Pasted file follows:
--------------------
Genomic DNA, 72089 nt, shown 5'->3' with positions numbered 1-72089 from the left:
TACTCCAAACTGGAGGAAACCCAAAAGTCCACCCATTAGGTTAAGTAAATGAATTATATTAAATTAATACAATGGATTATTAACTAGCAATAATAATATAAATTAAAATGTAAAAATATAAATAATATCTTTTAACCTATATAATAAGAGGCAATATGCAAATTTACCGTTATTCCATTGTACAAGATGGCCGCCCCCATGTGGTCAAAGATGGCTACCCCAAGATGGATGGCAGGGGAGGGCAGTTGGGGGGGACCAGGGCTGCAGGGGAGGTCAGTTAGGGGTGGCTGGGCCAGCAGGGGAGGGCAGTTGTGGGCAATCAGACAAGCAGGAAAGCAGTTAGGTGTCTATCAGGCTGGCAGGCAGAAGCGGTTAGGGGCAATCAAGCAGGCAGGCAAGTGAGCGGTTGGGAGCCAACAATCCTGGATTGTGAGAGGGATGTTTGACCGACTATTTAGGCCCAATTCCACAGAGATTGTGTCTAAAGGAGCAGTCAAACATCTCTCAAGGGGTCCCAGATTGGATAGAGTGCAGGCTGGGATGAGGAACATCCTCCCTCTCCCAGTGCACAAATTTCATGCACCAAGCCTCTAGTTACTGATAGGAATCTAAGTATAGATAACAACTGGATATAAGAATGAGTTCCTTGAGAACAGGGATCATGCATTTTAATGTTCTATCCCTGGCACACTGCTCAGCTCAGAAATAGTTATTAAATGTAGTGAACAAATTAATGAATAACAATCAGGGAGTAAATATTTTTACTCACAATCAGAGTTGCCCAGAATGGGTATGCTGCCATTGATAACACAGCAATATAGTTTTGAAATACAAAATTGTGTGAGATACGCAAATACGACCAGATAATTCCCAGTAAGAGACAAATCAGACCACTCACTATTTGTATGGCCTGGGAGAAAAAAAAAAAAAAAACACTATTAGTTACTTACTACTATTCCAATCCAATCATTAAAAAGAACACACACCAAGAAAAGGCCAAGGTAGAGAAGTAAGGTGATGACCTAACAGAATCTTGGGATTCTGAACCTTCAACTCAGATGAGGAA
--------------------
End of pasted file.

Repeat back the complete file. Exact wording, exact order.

Genomic DNA, 72089 nt, shown 5'->3' with positions numbered 1-72089 from the left:
TACTCCAAACTGGAGGAAACCCAAAAGTCCACCCATTAGGTTAAGTAAATGAATTATATTAAATTAATACAATGGATTATTAACTAGCAATAATAATATAAATTAAAATGTAAAAATATAAATAATATCTTTTAACCTATATAATAAGAGGCAATATGCAAATTTACCGTTATTCCATTGTACAAGATGGCCGCCCCCATGTGGTCAAAGATGGCTACCCCAAGATGGATGGCAGGGGAGGGCAGTTGGGGGGGACCAGGGCTGCAGGGGAGGTCAGTTAGGGGTGGCTGGGCCAGCAGGGGAGGGCAGTTGTGGGCAATCAGACAAGCAGGAAAGCAGTTAGGTGTCTATCAGGCTGGCAGGCAGAAGCGGTTAGGGGCAATCAAGCAGGCAGGCAAGTGAGCGGTTGGGAGCCAACAATCCTGGATTGTGAGAGGGATGTTTGACCGACTATTTAGGCCCAATTCCACAGAGATTGTGTCTAAAGGAGCAGTCAAACATCTCTCAAGGGGTCCCAGATTGGATAGAGTGCAGGCTGGGATGAGGAACATCCTCCCTCTCCCAGTGCACAAATTTCATGCACCAAGCCTCTAGTTACTGATAGGAATCTAAGTATAGATAACAACTGGATATAAGAATGAGTTCCTTGAGAACAGGGATCATGCATTTTAATGTTCTATCCCTGGCACACTGCTCAGCTCAGAAATAGTTATTAAATGTAGTGAACAAATTAATGAATAACAATCAGGGAGTAAATATTTTTACTCACAATCAGAGTTGCCCAGAATGGGTATGCTGCCATTGATAACACAGCAATATAGTTTTGAAATACAAAATTGTGTGAGATACGCAAATACGACCAGATAATTCCCAGTAAGAGACAAATCAGACCACTCACTATTTGTATGGCCTGGGAGAAAAAAAAAAAAAAAACACTATTAGTTACTTACTACTATTCCAATCCAATCATTAAAAAGAACACACACCAAGAAAAGGCCAAGGTAGAGAAGTAAGGTGATGACCTAACAGAATCTTGGGATTCTGAACCTTCAACTCAGATGAGGAA